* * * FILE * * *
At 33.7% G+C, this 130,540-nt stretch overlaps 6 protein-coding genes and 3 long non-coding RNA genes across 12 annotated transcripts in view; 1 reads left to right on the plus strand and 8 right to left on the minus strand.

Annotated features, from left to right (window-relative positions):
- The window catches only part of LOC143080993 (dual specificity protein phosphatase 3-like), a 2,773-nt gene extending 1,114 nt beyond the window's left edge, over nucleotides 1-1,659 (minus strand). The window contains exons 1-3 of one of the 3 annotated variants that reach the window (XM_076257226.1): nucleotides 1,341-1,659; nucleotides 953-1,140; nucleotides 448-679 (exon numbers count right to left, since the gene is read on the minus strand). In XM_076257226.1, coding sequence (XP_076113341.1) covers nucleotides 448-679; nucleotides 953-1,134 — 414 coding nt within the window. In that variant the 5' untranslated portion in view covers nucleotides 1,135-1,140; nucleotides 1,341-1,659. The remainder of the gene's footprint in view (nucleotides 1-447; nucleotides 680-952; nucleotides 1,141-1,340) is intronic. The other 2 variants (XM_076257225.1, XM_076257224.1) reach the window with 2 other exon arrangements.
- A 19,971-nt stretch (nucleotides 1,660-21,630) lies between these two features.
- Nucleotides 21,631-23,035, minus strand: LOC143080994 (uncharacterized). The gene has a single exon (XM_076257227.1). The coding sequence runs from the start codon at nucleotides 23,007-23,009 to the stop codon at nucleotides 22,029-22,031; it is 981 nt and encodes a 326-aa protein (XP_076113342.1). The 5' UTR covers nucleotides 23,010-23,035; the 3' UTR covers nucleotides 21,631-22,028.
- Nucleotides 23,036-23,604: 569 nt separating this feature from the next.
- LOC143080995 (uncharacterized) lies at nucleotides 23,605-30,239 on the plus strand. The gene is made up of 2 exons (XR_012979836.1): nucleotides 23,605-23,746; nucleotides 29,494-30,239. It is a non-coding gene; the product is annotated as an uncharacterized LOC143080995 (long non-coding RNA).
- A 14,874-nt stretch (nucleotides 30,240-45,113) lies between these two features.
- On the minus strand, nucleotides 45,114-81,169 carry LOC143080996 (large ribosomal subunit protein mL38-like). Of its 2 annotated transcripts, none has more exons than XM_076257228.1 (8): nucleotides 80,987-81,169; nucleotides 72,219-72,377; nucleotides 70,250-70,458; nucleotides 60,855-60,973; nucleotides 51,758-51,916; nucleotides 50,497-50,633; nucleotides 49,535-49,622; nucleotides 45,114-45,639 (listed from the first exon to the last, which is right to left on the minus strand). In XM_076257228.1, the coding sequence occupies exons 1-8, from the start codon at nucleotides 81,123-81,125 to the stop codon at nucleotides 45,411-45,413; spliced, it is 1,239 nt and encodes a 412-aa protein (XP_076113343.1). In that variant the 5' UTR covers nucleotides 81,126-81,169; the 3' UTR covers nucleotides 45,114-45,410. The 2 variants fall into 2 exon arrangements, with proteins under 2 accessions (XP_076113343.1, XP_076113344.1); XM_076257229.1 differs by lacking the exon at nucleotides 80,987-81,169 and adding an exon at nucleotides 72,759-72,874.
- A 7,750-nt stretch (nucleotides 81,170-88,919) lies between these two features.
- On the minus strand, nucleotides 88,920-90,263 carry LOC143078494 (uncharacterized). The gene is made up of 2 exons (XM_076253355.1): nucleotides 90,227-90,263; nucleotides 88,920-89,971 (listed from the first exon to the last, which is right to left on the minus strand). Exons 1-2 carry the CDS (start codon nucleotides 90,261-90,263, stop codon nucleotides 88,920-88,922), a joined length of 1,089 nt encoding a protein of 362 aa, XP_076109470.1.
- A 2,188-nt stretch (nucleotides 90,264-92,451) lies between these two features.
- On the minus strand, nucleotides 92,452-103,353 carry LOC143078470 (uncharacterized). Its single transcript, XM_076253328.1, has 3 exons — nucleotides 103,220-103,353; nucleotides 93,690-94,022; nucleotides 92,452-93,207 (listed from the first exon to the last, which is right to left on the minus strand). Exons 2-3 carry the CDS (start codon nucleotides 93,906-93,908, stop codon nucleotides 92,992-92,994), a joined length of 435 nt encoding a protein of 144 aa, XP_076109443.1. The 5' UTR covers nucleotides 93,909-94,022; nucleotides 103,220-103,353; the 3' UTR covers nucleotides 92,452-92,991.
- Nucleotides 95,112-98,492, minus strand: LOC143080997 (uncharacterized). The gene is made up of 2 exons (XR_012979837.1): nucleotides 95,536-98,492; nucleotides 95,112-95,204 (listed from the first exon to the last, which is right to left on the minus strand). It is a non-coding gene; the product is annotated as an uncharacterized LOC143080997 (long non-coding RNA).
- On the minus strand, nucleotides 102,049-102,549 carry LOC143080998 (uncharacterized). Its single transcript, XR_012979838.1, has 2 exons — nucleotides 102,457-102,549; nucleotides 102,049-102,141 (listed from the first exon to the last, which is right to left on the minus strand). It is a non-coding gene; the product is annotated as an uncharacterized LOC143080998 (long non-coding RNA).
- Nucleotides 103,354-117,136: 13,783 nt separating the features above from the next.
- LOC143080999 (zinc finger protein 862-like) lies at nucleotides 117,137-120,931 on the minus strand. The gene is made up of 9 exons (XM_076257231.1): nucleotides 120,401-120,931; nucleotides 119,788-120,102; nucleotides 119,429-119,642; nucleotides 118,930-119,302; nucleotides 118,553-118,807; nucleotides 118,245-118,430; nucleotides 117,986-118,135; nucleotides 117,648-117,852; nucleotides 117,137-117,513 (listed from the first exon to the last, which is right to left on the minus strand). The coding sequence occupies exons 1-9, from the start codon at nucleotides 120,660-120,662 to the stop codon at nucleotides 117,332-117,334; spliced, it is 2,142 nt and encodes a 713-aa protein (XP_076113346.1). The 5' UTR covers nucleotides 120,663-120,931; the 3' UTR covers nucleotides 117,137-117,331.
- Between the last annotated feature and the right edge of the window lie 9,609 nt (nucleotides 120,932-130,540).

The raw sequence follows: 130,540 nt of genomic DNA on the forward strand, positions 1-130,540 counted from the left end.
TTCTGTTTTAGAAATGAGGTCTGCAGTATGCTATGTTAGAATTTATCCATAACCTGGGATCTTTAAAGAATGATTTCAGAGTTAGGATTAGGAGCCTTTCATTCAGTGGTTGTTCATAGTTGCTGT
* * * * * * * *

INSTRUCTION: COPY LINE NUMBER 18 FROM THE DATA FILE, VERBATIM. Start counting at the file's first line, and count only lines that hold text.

- Between the last annotated feature and the right edge of the window lie 9,609 nt (nucleotides 120,932-130,540).